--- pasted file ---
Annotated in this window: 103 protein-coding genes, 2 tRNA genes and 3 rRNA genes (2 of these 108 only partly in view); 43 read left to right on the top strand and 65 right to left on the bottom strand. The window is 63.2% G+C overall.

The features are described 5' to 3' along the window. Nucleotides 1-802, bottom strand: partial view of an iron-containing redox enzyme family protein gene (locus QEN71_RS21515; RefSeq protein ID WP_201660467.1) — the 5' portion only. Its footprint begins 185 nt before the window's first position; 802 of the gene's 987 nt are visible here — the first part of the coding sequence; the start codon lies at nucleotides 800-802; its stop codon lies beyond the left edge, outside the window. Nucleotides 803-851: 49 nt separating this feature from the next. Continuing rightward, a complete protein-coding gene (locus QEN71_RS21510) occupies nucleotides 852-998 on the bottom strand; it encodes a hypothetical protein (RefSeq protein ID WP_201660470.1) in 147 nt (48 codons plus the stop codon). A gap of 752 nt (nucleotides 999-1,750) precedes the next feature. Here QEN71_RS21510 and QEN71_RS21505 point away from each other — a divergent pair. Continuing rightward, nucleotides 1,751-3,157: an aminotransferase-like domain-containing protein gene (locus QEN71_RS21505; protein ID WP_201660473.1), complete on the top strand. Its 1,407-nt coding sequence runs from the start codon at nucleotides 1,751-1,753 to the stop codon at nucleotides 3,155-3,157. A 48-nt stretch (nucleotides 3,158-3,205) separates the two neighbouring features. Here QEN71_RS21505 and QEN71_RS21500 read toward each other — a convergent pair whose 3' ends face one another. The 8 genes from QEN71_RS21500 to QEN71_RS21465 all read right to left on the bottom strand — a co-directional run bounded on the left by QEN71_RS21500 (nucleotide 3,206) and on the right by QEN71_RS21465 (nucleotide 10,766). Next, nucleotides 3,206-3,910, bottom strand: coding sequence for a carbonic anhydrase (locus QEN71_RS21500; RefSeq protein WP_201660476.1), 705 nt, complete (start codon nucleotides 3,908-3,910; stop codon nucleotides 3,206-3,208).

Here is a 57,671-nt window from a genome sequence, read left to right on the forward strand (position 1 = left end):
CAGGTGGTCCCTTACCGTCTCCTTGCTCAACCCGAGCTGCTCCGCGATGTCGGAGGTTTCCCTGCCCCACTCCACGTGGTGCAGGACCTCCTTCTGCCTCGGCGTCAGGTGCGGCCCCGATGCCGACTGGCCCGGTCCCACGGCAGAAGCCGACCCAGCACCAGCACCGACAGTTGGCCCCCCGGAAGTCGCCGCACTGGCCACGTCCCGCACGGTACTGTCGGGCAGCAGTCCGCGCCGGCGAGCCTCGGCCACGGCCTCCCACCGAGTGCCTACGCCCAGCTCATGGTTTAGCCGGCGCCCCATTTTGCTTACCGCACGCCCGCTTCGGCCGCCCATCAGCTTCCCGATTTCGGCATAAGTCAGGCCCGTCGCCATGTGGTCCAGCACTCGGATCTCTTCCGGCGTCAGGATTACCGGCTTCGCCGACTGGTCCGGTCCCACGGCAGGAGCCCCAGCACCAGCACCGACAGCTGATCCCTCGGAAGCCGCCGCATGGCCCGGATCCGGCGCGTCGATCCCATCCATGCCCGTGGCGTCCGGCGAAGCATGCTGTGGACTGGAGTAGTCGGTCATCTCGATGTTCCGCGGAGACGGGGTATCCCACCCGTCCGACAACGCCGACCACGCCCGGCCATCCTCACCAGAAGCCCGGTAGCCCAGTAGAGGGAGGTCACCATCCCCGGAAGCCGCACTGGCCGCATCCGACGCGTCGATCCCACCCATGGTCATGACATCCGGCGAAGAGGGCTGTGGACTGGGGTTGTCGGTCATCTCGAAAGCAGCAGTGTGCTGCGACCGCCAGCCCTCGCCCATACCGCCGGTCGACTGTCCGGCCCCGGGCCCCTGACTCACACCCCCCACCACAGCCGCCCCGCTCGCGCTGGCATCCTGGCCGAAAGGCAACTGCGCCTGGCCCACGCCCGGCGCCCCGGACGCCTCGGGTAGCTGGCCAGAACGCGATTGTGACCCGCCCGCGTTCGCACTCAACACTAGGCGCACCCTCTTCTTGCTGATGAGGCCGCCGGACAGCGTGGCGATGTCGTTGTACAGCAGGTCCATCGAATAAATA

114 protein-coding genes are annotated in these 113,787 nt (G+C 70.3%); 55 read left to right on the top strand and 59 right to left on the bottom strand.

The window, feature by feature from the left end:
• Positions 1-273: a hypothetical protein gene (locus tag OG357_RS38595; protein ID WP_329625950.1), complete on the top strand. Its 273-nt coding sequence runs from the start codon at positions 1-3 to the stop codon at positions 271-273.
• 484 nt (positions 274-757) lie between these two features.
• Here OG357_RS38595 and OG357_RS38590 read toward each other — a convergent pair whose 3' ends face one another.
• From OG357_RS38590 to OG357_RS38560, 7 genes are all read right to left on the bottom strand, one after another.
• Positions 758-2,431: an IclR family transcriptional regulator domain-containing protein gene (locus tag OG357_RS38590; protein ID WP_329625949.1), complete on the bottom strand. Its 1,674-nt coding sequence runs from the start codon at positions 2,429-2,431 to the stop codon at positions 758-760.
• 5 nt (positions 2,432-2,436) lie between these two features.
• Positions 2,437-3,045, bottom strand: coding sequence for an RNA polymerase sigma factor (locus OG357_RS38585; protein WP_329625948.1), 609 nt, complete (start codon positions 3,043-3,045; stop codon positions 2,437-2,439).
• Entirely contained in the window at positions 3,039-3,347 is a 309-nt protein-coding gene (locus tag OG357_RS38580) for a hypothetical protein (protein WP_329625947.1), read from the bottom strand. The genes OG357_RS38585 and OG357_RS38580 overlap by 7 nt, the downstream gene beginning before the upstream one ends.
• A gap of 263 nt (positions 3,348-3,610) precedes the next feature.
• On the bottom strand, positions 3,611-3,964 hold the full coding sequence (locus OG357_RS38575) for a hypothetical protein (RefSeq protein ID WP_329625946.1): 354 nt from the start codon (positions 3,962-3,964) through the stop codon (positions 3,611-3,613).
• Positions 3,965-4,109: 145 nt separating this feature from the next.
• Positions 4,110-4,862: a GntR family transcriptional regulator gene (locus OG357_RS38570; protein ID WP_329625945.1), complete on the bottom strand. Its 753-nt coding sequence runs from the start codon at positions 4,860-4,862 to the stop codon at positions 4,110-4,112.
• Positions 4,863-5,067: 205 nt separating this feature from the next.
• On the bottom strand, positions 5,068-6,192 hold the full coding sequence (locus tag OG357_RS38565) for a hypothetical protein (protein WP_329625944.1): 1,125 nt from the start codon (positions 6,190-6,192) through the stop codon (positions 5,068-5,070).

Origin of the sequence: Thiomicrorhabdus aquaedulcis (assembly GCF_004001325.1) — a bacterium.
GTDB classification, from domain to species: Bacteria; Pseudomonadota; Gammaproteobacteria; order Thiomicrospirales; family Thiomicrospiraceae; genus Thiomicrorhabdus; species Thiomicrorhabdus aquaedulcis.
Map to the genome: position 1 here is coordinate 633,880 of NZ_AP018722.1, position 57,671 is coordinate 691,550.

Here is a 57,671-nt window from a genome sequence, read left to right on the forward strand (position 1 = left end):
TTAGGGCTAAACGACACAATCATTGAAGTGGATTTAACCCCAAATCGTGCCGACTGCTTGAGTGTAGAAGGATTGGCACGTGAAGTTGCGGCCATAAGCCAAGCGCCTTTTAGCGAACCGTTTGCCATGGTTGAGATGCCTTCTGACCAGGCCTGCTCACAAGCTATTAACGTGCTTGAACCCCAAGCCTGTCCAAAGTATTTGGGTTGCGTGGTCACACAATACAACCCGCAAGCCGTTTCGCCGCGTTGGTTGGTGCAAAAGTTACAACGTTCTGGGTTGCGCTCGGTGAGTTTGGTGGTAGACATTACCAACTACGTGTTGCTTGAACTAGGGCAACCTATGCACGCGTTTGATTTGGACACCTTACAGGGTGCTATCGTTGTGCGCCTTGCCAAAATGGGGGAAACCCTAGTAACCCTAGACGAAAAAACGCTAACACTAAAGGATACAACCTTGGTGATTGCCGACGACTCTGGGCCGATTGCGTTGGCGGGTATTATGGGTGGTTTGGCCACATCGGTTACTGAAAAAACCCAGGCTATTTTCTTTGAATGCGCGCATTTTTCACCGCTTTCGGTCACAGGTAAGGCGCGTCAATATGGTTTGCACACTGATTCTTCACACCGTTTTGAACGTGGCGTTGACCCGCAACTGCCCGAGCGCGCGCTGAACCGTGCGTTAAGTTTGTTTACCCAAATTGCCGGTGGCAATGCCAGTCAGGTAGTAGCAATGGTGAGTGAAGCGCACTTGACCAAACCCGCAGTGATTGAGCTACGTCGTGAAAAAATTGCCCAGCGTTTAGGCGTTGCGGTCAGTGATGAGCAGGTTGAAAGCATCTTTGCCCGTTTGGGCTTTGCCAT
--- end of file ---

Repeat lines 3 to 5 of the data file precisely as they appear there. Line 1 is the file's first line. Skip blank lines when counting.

Here is a 57,671-nt window from a genome sequence, read left to right on the forward strand (position 1 = left end):
CAGGTGGTCCCTTACCGTCTCCTTGCTCAACCCGAGCTGCTCCGCGATGTCGGAGGTTTCCCTGCCCCACTCCACGTGGTGCAGGACCTCCTTCTGCCTCGGCGTCAGGTGCGGCCCCGATGCCGACTGGCCCGGTCCCACGGCAGAAGCCGACCCAGCACCAGCACCGACAGTTGGCCCCCCGGAAGTCGCCGCACTGGCCACGTCCCGCACGGTACTGTCGGGCAGCAGTCCGCGCCGGCGAGCCTCGGCCACGGCCTCCCACCGAGTGCCTACGCCCAGCTCATGGTTTAGCCGGCGCCCCATTTTGCTTACCGCACGCCCGCTTCGGCCGCCCATCAGCTTCCCGATTTCGGCATAAGTCAGGCCCGTCGCCATGTGGTCCAGCACTCGGATCTCTTCCGGCGTCAGGATTACCGGCTTCGCCGACTGGTCCGGTCCCACGGCAGGAGCCCCAGCACCAGCACCGACAGCTGATCCCTCGGAAGCCGCCGCATGGCCCGGATCCGGCGCGTCGATCCCATCCATGCCCGTGGCGTCCGGCGAAGCATGCTGTGGACTGGAGTAGTCGGTCATCTCGATGTTCCGCGGAGACGGGGTATCCCACCCGTCCGACAACGCCGACCACGCCCGGCCATCCTCACCAGAAGCCCGGTAGCCCAGTAGAGGGAGGTCACCATCCCCGGAAGCCGCACTGGCCGCATCCGACGCGTCGATCCCACCCATGGTCATGACATCCGGCGAAGAGGGCTGTGGACTGGGGTTGTCGGTCATCTCGAAAGCAGCAGTGTGCTGCGACCGCCAGCCCTCGCCCATACCGCCGGTCGACTGTCCGGCCCCGGGCCCCTGACTCACACCCCCCACCACAGCCGCCCCGCTCGCGCTGGCATCCTGGCCGAAAGGCAACTGCGCCTGGCCCACGCCCGGCGCCCCGGACGCCTCGGGTAGCTGGCCAGAACGCGATTGTGACCCGCCCGCGTTCGCACTCAACACTAGGCGCACCCTCTTCTTGCTGATGAGGCCGCCGGACAGCGTGGCGATGTCGTTGTACAGCAGGTCCATCGAATAAATA

114 protein-coding genes are annotated in these 113,787 nt (G+C 70.3%); 55 read left to right on the top strand and 59 right to left on the bottom strand.